In its heyday, which I’m going to arbitrarily declare as seasons two through eight inclusive, “The Simpsons” was the best show on television. Bitingly satirical, deftly scripted, and genuinely hilarious, it was practically untouchable in terms of quality. From “Simpson and Delilah” to “Cape Feare” to “Who Shot Mr. Burns?” to – one of my personal favorites – “You Only Move Twice,” it was great time to be a “Simpsons” fan.
The actual point in time when the show began its plummet into mediocrity is debatable, but most everyone agrees “The Simpsons” is mostly a shell of its former self, running on repetitive gags (Homer gets another in an endless series of unlikely jobs), sending the family to an exotic location, visualizing the characters in the future, and trotting out a few more celebrity cameos. As far as 20th Century Fox is concerned, the show continues to sell DVDs and merchandise, so they appear content to let it coast along indefinitely, even as it drops further and further in the ratings.
Discussions about making a big screen version of the show began back in 1992, around the end of the third season. And perhaps if forefathers Matt Groening, James L. Brooks, and Sam Simon had produced a film during that time, it would’ve been met with more anticipation than “The Simpsons Movie” which, at first blush, seems like little more than a last desperate attempt to wring money from the cash cow as it limps into its 19th season.
Happily, this isn’t the case at all.
“The Simpsons Movie” is everything it has no right to be, based on the past several seasons: it’s funny, it’s smart, and it pokes fun at exactly the things it should (organized religion, big business, and audience itself). I left the theater wondering who the hell these writers were (15 of them, at last count), and what they’d done with the hacks that scripted crap episodes like “When You Dish Upon A Star” and that one where Homer gets raped by a panda.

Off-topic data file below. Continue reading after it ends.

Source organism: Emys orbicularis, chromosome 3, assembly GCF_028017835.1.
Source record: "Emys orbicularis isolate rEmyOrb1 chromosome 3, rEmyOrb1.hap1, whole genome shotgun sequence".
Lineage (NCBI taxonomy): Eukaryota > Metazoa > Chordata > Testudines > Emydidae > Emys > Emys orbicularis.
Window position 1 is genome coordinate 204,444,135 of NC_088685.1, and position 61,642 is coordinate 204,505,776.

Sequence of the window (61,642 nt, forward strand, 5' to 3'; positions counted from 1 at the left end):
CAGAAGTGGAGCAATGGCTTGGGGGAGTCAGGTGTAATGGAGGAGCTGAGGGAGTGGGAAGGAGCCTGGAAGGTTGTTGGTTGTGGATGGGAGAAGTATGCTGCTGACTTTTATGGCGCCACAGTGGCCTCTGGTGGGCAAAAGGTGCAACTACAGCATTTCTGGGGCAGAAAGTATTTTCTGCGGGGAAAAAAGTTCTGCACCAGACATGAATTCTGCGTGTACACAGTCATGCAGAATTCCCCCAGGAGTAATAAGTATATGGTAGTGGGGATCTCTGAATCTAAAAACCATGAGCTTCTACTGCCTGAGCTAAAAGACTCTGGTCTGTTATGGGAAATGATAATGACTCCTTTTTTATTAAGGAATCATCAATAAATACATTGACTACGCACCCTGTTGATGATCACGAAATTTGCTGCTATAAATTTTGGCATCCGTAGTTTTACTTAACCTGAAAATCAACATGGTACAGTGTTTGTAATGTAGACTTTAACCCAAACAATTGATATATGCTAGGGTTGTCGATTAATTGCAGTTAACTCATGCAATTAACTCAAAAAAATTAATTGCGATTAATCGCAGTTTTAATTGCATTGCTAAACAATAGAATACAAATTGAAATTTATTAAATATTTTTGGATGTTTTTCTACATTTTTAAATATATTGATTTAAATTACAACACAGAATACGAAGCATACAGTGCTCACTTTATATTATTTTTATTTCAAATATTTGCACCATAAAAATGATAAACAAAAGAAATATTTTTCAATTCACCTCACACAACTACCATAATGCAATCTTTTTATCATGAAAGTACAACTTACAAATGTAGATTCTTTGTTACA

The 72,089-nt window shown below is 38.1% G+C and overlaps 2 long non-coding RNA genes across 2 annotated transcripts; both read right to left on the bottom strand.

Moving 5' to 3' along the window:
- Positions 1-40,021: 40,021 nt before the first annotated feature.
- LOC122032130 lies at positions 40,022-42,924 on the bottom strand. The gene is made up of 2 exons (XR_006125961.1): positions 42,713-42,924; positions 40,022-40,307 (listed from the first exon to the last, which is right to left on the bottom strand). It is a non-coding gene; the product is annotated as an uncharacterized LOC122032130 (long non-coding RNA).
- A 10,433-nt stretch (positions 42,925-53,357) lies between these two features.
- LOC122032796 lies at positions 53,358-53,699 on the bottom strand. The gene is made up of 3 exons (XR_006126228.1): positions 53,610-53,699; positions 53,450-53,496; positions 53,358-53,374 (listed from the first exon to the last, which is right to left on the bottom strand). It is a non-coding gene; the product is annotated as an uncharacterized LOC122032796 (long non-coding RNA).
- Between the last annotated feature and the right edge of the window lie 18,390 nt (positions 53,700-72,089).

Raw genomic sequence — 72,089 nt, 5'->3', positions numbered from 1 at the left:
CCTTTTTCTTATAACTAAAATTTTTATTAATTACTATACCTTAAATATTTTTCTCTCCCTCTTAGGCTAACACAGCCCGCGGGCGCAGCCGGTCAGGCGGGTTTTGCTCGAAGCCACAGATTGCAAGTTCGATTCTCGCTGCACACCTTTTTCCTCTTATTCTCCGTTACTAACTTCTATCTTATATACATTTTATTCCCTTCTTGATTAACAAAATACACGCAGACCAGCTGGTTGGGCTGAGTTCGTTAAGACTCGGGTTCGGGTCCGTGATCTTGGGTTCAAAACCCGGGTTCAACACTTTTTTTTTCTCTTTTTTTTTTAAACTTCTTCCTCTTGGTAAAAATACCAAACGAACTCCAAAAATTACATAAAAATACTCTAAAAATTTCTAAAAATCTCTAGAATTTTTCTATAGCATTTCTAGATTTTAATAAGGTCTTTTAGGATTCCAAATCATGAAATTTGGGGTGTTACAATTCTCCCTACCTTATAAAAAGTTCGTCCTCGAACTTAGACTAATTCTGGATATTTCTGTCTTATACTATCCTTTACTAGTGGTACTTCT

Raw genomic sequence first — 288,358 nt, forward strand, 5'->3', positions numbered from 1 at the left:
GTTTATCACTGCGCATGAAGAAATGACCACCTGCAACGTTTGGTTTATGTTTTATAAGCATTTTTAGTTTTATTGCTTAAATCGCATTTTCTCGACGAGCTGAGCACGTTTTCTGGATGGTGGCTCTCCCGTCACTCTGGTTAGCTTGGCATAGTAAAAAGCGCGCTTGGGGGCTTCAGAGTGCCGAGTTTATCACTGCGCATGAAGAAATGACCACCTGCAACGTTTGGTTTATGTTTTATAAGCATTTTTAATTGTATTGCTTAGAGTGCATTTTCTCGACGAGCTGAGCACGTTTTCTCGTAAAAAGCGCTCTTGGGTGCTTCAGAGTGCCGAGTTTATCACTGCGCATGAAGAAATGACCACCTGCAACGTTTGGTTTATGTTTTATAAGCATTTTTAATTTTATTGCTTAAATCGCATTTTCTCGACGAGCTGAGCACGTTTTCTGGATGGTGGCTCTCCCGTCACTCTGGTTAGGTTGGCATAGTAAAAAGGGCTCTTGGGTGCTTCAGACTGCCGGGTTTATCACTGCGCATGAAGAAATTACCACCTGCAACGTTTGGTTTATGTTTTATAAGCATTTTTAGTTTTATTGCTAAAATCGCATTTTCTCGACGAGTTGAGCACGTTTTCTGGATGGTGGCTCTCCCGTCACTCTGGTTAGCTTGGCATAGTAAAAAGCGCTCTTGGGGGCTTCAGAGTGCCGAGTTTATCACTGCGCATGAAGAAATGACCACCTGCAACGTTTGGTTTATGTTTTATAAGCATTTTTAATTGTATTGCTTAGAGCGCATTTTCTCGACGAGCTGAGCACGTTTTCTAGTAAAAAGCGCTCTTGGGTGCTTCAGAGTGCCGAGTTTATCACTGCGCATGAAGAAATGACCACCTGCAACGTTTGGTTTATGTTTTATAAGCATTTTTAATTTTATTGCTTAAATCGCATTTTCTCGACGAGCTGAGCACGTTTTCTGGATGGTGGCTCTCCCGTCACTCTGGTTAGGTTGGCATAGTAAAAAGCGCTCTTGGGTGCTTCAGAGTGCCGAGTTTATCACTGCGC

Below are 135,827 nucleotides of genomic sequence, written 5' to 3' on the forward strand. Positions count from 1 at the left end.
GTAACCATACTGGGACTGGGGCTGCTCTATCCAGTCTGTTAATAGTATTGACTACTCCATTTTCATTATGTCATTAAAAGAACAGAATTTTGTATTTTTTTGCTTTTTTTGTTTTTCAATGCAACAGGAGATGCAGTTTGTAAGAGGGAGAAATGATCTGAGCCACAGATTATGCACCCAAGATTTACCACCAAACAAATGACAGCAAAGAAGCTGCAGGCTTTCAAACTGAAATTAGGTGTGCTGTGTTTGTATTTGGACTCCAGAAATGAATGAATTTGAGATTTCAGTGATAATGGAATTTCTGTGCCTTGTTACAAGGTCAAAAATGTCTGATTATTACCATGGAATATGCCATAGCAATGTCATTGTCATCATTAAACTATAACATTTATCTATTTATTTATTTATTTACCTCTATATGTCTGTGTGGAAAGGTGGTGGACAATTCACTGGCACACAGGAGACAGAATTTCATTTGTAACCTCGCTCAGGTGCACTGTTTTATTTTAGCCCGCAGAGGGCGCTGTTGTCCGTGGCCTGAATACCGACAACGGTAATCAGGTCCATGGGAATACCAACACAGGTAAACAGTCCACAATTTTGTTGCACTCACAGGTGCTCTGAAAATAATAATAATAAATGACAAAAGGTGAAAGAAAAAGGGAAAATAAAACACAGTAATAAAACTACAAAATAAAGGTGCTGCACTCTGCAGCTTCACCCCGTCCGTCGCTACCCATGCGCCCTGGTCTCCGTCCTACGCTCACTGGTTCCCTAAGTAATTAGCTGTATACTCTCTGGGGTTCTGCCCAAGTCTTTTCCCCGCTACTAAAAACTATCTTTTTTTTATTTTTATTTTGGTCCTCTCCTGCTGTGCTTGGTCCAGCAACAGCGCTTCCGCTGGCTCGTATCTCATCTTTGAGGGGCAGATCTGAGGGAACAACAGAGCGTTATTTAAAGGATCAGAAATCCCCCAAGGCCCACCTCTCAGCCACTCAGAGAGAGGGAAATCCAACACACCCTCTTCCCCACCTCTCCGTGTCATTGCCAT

As with many of the recent episodes, the plot focuses on Homer. In this case, a seemingly innocuous act (adopting a pig) leads to a catastrophic environmental incident that results in Springfield becoming the most polluted city on the planet and the EPA sealing it off in a giant dome. Naturally, the riot-prone citizens call for Homer’s blood, leading to a familiar Simpsons dilemma: stay and face the mob, or flee and worry about it later.
Then again, the plot really isn’t that important. What “The Simpsons Movie” really provides us with something the show hasn’t produced in years: jokes. There are more gags in five minutes of the movie than in the entirety of any episode since 1999. I don’t know if it’s attributable to the return of old school scripters like John Swartzwelder and George Meyer, or the fact that Groening took an interest in something more than cashing royalty checks and bitching about “Futurama’s” cancellation, but the movie is genuinely funny. The extreme situations and sitcom-like style of recent years are (mostly) cast aside for genuine satire and somewhat more realistic character interaction.
More than that, the movie is a feast for fans. Albert Brooks returns as the voice of EPA chief (and Michael Brown analog) Russ Cargill, there’s finally some closure to the disastrous attempt to jump Springfield Gorge, and many DVDs will be sold purely for the prospect of pausing the movie and spotting long-forgotten characters (Handsome Pete! Gabbo! Princess Kashmir in a Raquel Welch-style fur bikini!).
I admit, I had next to no expectations for “The Simpsons Movie,” and I’ve been watching the show since its first season. That it turned out to be as entertaining as it did is both a pleasant surprise and something of an annoyance. I mean, if they can make the movie this funny, then why the hell has the show been anything but for the better part of a decade? Perhaps they’ve been culling the best jokes for the movie every year, or maybe the movie itself was mostly written 15 years ago. Whatever the case, it’s nice to be an unrepentant Simpsons fan again, even if it’s only for a short time.
And I can’t wait to play Grand Theft Walrus.